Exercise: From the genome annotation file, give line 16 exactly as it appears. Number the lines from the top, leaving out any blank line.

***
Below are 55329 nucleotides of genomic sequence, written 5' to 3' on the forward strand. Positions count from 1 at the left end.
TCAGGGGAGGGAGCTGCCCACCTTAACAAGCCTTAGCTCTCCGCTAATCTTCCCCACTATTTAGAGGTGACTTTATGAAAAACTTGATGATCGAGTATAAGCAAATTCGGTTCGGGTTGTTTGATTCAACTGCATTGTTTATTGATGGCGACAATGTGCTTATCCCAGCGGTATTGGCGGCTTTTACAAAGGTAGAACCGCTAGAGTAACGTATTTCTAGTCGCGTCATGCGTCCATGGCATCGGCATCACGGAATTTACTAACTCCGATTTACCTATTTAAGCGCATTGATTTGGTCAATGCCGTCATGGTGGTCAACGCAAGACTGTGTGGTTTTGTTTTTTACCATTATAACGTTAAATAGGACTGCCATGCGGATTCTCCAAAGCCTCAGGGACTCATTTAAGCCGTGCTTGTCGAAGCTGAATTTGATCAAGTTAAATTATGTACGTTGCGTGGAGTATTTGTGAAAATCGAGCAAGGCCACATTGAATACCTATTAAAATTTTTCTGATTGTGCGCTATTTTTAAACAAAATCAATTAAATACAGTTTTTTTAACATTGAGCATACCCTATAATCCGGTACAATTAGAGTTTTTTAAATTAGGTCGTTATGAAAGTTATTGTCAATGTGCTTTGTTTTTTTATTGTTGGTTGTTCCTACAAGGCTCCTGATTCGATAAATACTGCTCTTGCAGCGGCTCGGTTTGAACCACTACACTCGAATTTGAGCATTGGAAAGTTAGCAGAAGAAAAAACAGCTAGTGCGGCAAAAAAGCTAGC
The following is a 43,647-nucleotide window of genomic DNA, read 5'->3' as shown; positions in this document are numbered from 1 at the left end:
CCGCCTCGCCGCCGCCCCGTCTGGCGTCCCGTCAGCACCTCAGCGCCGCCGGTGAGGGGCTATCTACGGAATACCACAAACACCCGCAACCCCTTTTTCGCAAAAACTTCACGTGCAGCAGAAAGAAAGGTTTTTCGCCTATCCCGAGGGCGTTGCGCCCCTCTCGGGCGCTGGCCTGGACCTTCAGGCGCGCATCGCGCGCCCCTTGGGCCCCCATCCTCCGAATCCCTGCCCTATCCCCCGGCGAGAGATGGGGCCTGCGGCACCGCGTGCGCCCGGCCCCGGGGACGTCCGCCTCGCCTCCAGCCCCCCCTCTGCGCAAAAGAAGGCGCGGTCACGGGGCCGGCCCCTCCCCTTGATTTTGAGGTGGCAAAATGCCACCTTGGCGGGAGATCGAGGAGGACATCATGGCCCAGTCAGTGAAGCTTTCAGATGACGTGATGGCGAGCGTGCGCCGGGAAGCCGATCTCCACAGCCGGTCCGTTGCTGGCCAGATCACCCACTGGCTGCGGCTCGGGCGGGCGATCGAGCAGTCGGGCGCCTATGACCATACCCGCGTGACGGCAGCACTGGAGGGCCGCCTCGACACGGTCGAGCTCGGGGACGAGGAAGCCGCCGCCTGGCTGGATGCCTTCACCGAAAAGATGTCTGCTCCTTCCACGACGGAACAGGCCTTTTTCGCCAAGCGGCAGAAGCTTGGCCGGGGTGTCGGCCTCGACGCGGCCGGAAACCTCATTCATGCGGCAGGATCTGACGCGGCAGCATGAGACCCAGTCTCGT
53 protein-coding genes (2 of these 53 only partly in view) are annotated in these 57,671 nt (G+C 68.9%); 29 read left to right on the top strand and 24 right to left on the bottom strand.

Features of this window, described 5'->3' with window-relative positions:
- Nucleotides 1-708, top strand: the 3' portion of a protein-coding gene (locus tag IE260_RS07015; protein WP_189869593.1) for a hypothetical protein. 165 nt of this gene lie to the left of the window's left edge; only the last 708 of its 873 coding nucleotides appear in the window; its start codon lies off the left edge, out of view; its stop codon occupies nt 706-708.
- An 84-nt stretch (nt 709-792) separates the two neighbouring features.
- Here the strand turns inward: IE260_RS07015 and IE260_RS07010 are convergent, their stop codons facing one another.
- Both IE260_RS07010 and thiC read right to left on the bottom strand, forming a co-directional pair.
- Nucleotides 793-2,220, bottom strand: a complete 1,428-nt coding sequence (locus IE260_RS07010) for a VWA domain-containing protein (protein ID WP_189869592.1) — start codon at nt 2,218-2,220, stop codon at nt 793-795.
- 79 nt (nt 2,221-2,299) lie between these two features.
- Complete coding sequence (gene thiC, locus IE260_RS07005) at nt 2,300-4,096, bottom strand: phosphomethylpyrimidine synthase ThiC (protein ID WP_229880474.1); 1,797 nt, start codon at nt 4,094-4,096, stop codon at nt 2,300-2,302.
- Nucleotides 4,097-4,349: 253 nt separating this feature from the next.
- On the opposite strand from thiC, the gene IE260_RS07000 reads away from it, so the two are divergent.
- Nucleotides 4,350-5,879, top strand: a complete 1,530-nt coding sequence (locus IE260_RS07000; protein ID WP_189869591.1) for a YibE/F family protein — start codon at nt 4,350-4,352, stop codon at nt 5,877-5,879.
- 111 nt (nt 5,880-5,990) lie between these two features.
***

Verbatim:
- Nucleotides 4,350-5,879, top strand: a complete 1,530-nt coding sequence (locus IE260_RS07000; protein ID WP_189869591.1) for a YibE/F family protein — start codon at nt 4,350-4,352, stop codon at nt 5,877-5,879.